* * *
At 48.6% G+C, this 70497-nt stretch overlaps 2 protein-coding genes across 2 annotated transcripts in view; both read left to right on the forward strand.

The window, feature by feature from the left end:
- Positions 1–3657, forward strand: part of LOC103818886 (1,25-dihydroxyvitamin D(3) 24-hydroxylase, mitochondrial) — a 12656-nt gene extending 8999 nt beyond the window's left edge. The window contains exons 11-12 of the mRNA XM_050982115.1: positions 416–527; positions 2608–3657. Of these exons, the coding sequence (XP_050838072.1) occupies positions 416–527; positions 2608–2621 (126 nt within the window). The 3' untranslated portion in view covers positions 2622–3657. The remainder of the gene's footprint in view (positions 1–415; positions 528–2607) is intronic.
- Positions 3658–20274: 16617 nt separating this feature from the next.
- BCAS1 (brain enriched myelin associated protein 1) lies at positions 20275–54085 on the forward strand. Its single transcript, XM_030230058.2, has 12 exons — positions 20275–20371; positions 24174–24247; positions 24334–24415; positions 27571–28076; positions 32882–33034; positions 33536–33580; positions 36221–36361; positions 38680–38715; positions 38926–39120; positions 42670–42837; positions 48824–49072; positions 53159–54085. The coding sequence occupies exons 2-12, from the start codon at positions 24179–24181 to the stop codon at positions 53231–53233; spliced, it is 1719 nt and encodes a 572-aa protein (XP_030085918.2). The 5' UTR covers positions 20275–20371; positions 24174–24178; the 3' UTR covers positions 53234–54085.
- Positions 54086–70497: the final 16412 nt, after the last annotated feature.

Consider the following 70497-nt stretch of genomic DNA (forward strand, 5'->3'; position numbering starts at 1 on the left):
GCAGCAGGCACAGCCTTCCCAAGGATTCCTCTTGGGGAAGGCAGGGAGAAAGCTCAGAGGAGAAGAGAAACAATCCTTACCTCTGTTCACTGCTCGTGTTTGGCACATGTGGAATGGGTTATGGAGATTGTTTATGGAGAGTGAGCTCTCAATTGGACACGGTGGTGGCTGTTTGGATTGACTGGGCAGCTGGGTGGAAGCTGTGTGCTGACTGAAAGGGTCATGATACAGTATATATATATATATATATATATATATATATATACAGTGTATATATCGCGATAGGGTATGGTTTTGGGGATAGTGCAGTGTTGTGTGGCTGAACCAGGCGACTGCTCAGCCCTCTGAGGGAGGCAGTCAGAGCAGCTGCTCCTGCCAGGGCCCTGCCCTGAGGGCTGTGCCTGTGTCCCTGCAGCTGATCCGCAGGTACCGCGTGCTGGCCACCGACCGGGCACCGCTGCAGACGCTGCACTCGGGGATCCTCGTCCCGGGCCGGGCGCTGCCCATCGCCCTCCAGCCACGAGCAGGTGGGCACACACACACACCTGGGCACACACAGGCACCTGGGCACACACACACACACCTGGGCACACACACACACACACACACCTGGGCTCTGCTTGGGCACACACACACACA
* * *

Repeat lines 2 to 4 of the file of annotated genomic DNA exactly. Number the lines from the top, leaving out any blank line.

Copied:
The window, feature by feature from the left end:
- Positions 1–3657, forward strand: part of LOC103818886 (1,25-dihydroxyvitamin D(3) 24-hydroxylase, mitochondrial) — a 12656-nt gene extending 8999 nt beyond the window's left edge. The window contains exons 11-12 of the mRNA XM_050982115.1: positions 416–527; positions 2608–3657. Of these exons, the coding sequence (XP_050838072.1) occupies positions 416–527; positions 2608–2621 (126 nt within the window). The 3' untranslated portion in view covers positions 2622–3657. The remainder of the gene's footprint in view (positions 1–415; positions 528–2607) is intronic.
- Positions 3658–20274: 16617 nt separating this feature from the next.